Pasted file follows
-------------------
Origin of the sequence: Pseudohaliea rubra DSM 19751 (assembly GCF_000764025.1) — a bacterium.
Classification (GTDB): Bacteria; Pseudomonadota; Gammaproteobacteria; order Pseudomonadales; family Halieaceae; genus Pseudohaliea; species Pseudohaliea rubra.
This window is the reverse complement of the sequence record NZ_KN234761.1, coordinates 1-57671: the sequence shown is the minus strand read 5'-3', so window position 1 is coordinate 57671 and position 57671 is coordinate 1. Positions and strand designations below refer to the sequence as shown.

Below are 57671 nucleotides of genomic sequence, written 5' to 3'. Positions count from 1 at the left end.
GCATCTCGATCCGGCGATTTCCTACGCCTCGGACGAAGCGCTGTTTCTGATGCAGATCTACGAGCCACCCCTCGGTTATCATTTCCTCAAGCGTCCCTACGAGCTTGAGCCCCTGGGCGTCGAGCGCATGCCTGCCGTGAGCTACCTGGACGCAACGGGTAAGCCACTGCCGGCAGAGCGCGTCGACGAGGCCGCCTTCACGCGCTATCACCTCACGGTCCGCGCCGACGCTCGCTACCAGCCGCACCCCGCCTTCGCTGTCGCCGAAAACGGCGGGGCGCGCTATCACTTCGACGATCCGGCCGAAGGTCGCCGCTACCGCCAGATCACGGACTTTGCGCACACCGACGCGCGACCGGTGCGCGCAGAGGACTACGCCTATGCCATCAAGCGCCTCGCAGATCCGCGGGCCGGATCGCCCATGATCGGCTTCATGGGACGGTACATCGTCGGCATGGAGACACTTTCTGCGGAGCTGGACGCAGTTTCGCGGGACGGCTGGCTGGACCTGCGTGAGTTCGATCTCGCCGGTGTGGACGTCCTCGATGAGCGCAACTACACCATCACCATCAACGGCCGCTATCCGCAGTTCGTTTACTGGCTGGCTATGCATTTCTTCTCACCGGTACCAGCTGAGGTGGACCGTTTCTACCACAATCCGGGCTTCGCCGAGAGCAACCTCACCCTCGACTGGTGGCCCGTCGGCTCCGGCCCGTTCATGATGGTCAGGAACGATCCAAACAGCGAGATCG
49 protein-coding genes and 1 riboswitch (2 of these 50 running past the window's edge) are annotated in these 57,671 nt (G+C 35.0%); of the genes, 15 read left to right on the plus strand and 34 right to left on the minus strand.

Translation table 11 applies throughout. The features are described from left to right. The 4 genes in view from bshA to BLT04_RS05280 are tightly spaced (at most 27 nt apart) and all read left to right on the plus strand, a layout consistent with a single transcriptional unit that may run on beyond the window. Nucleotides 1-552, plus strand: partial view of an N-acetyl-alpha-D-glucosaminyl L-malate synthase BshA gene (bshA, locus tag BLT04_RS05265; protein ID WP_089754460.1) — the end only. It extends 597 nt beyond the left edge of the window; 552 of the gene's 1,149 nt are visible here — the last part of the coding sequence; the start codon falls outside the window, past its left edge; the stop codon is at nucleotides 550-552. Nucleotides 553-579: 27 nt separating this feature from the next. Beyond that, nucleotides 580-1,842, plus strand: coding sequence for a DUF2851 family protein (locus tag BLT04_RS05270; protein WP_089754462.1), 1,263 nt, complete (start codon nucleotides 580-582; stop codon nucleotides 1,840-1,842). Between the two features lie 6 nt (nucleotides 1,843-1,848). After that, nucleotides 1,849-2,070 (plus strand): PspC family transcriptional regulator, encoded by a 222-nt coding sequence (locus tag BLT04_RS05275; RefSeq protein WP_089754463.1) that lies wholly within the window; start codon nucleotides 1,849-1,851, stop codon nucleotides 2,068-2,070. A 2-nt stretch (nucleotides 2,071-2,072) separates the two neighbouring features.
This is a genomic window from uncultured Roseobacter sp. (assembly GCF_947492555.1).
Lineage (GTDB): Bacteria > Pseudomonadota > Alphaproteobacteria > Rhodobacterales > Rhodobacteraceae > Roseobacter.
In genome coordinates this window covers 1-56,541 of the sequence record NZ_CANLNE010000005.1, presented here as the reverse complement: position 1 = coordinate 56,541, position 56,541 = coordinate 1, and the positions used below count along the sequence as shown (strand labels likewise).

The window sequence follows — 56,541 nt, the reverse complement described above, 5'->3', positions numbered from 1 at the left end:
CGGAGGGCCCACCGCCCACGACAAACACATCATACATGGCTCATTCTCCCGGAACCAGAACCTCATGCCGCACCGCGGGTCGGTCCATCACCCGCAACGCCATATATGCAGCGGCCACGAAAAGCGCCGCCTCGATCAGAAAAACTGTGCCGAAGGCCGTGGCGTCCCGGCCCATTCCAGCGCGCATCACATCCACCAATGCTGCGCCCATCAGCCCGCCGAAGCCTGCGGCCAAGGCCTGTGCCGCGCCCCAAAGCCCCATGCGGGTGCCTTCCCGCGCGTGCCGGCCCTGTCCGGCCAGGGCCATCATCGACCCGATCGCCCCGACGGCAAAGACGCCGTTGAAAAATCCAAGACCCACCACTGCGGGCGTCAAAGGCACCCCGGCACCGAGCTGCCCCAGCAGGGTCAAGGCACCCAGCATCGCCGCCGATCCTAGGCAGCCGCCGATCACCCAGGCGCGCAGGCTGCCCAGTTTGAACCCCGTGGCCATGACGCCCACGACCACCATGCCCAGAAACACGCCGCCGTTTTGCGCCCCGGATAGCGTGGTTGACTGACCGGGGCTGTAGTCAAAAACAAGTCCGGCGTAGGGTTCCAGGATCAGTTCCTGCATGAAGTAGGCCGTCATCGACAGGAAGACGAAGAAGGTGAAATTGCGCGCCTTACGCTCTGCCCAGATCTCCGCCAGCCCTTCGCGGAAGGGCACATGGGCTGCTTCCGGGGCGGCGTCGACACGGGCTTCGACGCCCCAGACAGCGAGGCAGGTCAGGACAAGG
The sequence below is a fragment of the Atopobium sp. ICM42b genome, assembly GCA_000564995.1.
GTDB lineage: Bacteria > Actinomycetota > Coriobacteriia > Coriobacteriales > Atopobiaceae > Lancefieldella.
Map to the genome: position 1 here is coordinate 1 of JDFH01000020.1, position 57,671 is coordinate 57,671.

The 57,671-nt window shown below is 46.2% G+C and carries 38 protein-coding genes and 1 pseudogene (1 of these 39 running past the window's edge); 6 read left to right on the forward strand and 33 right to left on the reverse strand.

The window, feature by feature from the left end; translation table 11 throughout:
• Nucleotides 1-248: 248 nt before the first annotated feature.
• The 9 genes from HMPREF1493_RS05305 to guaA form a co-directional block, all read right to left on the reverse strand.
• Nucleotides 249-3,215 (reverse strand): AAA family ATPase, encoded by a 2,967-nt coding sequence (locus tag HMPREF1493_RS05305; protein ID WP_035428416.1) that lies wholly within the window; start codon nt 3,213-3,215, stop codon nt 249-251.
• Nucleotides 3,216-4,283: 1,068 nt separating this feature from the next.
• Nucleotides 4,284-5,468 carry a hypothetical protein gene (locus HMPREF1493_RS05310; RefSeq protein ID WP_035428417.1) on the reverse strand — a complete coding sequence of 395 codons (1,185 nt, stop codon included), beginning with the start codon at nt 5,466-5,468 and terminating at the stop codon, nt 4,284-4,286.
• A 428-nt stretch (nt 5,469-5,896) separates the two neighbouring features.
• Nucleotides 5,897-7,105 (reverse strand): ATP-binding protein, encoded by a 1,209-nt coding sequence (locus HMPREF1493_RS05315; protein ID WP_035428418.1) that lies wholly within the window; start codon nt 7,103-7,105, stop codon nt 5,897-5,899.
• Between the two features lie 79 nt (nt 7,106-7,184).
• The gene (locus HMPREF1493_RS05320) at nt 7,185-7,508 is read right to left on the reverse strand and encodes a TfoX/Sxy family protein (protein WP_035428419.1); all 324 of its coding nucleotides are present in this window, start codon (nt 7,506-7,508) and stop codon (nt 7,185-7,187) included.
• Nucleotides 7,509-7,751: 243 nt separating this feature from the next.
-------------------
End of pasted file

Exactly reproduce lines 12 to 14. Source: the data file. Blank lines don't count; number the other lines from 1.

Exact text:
CGGAGGGCCCACCGCCCACGACAAACACATCATACATGGCTCATTCTCCCGGAACCAGAACCTCATGCCGCACCGCGGGTCGGTCCATCACCCGCAACGCCATATATGCAGCGGCCACGAAAAGCGCCGCCTCGATCAGAAAAACTGTGCCGAAGGCCGTGGCGTCCCGGCCCATTCCAGCGCGCATCACATCCACCAATGCTGCGCCCATCAGCCCGCCGAAGCCTGCGGCCAAGGCCTGTGCCGCGCCCCAAAGCCCCATGCGGGTGCCTTCCCGCGCGTGCCGGCCCTGTCCGGCCAGGGCCATCATCGACCCGATCGCCCCGACGGCAAAGACGCCGTTGAAAAATCCAAGACCCACCACTGCGGGCGTCAAAGGCACCCCGGCACCGAGCTGCCCCAGCAGGGTCAAGGCACCCAGCATCGCCGCCGATCCTAGGCAGCCGCCGATCACCCAGGCGCGCAGGCTGCCCAGTTTGAACCCCGTGGCCATGACGCCCACGACCACCATGCCCAGAAACACGCCGCCGTTTTGCGCCCCGGATAGCGTGGTTGACTGACCGGGGCTGTAGTCAAAAACAAGTCCGGCGTAGGGTTCCAGGATCAGTTCCTGCATGAAGTAGGCCGTCATCGACAGGAAGACGAAGAAGGTGAAATTGCGCGCCTTACGCTCTGCCCAGATCTCCGCCAGCCCTTCGCGGAAGGGCACATGGGCTGCTTCCGGGGCGGCGTCGACACGGGCTTCGACGCCCCAGACAGCGAGGCAGGTCAGGACAAGG
The sequence below is a fragment of the Atopobium sp. ICM42b genome, assembly GCA_000564995.1.
GTDB lineage: Bacteria > Actinomycetota > Coriobacteriia > Coriobacteriales > Atopobiaceae > Lancefieldella.